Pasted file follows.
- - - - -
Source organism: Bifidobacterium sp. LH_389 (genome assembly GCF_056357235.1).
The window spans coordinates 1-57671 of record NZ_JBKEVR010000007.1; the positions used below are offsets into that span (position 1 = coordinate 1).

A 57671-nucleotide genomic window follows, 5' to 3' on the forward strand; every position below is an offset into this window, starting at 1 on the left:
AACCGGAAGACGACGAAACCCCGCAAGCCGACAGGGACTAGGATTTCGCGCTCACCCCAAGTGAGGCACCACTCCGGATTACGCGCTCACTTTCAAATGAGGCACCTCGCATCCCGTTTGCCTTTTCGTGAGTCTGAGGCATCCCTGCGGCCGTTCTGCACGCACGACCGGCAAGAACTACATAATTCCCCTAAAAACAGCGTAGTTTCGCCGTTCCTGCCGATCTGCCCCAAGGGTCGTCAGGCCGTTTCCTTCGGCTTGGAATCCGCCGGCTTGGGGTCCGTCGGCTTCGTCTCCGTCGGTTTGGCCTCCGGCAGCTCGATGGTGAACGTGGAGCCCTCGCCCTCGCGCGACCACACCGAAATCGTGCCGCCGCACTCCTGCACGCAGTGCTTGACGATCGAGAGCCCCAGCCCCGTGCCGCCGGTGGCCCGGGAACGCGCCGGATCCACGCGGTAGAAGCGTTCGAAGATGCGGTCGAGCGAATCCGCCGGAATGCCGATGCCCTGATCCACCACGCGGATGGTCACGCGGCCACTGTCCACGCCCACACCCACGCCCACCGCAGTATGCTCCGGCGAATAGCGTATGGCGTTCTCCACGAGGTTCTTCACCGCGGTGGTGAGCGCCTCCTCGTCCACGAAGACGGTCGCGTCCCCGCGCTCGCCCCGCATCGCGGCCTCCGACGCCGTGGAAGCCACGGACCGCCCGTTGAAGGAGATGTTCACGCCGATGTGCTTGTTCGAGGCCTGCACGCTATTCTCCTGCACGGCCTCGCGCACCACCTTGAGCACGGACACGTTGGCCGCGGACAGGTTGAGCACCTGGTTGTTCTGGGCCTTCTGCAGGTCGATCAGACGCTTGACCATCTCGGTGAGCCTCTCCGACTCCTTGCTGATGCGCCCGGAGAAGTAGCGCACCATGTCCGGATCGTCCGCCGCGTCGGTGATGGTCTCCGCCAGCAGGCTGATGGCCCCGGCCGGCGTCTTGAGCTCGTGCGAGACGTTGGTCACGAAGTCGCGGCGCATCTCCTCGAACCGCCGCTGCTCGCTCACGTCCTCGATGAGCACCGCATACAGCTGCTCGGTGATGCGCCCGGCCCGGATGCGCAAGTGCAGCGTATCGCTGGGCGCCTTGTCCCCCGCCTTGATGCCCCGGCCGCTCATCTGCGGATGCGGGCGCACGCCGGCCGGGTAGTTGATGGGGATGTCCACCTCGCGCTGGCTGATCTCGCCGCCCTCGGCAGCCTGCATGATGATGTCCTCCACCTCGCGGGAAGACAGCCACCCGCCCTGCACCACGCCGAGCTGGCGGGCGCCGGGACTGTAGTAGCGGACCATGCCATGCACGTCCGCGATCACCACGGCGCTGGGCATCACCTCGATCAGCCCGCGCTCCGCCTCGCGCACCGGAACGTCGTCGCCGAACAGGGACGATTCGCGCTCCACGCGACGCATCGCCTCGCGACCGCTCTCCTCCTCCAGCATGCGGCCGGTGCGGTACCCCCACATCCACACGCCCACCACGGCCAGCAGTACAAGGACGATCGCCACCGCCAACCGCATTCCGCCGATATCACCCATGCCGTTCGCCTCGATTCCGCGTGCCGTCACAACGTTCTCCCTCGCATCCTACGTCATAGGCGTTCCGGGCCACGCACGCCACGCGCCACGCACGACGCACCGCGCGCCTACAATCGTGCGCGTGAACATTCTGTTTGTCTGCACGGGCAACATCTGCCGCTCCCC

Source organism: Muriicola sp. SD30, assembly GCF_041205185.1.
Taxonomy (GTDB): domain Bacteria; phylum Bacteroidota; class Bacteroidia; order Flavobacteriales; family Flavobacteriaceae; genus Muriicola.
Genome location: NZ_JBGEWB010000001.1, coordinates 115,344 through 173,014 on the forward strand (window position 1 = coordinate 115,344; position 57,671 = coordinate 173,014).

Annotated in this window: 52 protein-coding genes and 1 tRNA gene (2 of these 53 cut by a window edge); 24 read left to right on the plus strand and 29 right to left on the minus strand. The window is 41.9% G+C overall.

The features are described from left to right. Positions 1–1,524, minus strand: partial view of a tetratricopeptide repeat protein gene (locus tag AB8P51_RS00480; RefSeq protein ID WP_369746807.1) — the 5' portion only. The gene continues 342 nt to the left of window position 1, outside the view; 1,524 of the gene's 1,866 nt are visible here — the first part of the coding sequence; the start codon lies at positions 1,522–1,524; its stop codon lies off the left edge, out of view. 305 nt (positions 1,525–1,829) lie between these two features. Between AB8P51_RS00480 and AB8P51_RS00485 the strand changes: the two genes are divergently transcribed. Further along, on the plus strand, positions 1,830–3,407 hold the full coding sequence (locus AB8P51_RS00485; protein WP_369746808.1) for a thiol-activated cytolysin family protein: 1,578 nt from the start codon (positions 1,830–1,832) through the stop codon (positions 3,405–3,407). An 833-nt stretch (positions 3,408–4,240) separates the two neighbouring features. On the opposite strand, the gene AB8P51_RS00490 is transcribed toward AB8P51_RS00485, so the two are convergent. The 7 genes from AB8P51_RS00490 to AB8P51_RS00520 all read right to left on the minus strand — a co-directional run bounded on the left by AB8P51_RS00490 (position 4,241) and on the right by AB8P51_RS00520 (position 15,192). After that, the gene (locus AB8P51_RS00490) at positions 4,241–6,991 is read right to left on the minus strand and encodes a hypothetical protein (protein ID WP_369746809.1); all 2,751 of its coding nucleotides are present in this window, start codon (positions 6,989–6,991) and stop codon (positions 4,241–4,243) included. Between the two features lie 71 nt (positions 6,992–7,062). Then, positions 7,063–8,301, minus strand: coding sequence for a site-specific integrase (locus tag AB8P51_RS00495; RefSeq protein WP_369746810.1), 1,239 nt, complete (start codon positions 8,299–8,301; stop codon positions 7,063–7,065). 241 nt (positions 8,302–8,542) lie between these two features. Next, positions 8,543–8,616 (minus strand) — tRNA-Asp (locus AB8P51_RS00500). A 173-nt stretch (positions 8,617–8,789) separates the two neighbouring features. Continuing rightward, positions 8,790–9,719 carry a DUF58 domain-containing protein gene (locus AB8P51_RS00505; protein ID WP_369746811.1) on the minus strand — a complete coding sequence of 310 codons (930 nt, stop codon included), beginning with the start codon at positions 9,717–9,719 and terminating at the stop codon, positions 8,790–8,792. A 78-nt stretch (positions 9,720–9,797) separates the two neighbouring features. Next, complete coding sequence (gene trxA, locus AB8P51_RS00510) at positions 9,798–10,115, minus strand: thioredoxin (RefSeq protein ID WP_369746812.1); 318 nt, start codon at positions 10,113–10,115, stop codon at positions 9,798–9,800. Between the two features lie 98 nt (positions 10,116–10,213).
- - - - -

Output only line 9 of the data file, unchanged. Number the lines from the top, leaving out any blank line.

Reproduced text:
The features are described from left to right. Positions 1–1,524, minus strand: partial view of a tetratricopeptide repeat protein gene (locus tag AB8P51_RS00480; RefSeq protein ID WP_369746807.1) — the 5' portion only. The gene continues 342 nt to the left of window position 1, outside the view; 1,524 of the gene's 1,866 nt are visible here — the first part of the coding sequence; the start codon lies at positions 1,522–1,524; its stop codon lies off the left edge, out of view. 305 nt (positions 1,525–1,829) lie between these two features. Between AB8P51_RS00480 and AB8P51_RS00485 the strand changes: the two genes are divergently transcribed. Further along, on the plus strand, positions 1,830–3,407 hold the full coding sequence (locus AB8P51_RS00485; protein WP_369746808.1) for a thiol-activated cytolysin family protein: 1,578 nt from the start codon (positions 1,830–1,832) through the stop codon (positions 3,405–3,407). An 833-nt stretch (positions 3,408–4,240) separates the two neighbouring features. On the opposite strand, the gene AB8P51_RS00490 is transcribed toward AB8P51_RS00485, so the two are convergent. The 7 genes from AB8P51_RS00490 to AB8P51_RS00520 all read right to left on the minus strand — a co-directional run bounded on the left by AB8P51_RS00490 (position 4,241) and on the right by AB8P51_RS00520 (position 15,192). After that, the gene (locus AB8P51_RS00490) at positions 4,241–6,991 is read right to left on the minus strand and encodes a hypothetical protein (protein ID WP_369746809.1); all 2,751 of its coding nucleotides are present in this window, start codon (positions 6,989–6,991) and stop codon (positions 4,241–4,243) included. Between the two features lie 71 nt (positions 6,992–7,062). Then, positions 7,063–8,301, minus strand: coding sequence for a site-specific integrase (locus tag AB8P51_RS00495; RefSeq protein WP_369746810.1), 1,239 nt, complete (start codon positions 8,299–8,301; stop codon positions 7,063–7,065). 241 nt (positions 8,302–8,542) lie between these two features. Next, positions 8,543–8,616 (minus strand) — tRNA-Asp (locus AB8P51_RS00500). A 173-nt stretch (positions 8,617–8,789) separates the two neighbouring features. Continuing rightward, positions 8,790–9,719 carry a DUF58 domain-containing protein gene (locus AB8P51_RS00505; protein ID WP_369746811.1) on the minus strand — a complete coding sequence of 310 codons (930 nt, stop codon included), beginning with the start codon at positions 9,717–9,719 and terminating at the stop codon, positions 8,790–8,792. A 78-nt stretch (positions 9,720–9,797) separates the two neighbouring features. Next, complete coding sequence (gene trxA, locus AB8P51_RS00510) at positions 9,798–10,115, minus strand: thioredoxin (RefSeq protein ID WP_369746812.1); 318 nt, start codon at positions 10,113–10,115, stop codon at positions 9,798–9,800. Between the two features lie 98 nt (positions 10,116–10,213).